LAMPOUSA is the name of an ancient city in Cyprus, situated on the northeastern coast, which is the richest in Byzantine treasures.  It turns out that Lampousa was one of the most ancient cradles of Greek civilization in the island.  During the Greco-Roman era, Greek cities were sending colonies to the various islands including the northern coast of Cyprus.  The Laconians who settled at the northeastern coast, then built the town of Lapithos.  This town became very powerful and later was one of the seats of the nine kingdoms of Cyprus, and during the Christianity expansion era it was named a bishopric throne.  Lampousa is also known as the town of the Byzantine monastery of Acheropiitou.  The famous silver trays of Lampousa, examples of exceptional art, were discovered in this area.  The trays adorn the Metropolitan Museum of Art in New York, and the British Museum, while some oft them are on display at the Cyprus Museum.

            Across the plains of Lampousa lie the villages with the townships of Karavas and Lapithos.  Many of their residents have migrated and settled all over the world, and they have prospered, as all other Greeks do.  But most importantly they never ceased to remember their homeland.

            The people who settled in New York have founded back in October 1937 their own Lampousa for the purpose of promoting the social, moral and intellectual conditions of its members, to promote and secure friendship and social strength amongs them, to strive for the general welfare and to voluntarily assist any and all of its members towards their social and civic betterment, and promote the cause of education in the native towns of its members at Karavas and Lapithos and vicinity.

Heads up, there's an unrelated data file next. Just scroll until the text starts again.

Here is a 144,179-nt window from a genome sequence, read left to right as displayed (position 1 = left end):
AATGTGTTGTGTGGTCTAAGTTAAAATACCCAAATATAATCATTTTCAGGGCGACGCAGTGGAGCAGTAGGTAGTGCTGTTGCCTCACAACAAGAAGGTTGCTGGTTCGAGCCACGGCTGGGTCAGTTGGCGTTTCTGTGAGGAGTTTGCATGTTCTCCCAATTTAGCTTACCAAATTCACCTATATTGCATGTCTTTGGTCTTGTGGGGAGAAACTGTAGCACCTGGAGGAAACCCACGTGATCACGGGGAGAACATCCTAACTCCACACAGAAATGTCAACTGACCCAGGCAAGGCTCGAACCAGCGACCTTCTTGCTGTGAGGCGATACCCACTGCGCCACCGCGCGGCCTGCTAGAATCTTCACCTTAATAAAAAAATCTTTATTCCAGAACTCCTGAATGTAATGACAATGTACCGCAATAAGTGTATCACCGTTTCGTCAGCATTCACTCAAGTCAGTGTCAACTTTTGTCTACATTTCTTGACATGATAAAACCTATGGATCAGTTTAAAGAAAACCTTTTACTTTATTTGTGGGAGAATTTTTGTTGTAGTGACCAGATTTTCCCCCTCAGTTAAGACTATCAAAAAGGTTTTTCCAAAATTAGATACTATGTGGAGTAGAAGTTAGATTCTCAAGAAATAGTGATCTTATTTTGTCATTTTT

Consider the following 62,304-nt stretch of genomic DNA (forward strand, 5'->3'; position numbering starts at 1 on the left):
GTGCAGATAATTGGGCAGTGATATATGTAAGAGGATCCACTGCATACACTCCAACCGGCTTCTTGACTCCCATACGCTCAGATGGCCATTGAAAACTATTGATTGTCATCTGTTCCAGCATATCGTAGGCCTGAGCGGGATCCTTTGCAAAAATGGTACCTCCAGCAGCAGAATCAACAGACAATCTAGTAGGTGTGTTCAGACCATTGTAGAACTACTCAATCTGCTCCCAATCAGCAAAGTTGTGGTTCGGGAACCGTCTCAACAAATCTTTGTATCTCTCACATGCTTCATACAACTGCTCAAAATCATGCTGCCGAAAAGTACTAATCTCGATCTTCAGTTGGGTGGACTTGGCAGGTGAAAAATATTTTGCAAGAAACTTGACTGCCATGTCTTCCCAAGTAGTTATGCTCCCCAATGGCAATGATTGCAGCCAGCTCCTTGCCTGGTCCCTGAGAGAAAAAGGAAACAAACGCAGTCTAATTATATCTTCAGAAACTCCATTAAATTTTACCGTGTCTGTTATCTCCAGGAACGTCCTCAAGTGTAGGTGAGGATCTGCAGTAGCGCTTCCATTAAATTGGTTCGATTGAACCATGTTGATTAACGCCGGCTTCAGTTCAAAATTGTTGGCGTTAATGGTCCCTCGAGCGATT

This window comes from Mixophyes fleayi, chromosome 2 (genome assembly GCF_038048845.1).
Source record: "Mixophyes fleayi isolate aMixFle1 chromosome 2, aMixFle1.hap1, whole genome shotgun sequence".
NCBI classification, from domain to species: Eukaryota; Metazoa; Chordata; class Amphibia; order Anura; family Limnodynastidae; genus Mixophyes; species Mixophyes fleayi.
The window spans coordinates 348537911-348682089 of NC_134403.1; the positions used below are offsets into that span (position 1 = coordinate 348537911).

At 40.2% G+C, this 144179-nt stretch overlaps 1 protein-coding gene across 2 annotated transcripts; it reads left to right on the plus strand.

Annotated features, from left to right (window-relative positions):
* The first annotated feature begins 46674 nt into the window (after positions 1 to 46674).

During the society’s first steps, Lampousa was fortunate to have as its first President, Christos Foskos. He was followed by George Papoulas, George Nicolaou and Aristides Demetriou.

            Lampousa Cypriot American Association through the years has worked very hard together with the other Cyprian societies all over the world on several fronts: as a member of the committee for the benefit of the Cyprus Sanatorium in the old days, the Cyprus Emergency relief committee, the Memorial Sloan Kettering Cancer Center and others.  In addition, Lampousa donated sums of money to many national organizations including the American Red Cross.  In 1968 the church of Saint Peter was erected at the town of Karavas at the expense and efforts of Lampousa and its members. 


Now, thirty years after the brutal Turkish invasion and continued occupation of the northern part of the island that includes our beloved Karavas and Lampousa region, the biggest problem facing Lampousa is keeping the memories alive and pushing for a fair solution to the Cyprus problem. 



                         The beautiful harbor of Karavas in a pre-1974 picture. At the background the monastery

                         of Ayios Evlalios. The Acheropiitos monastery is not visible from this angle.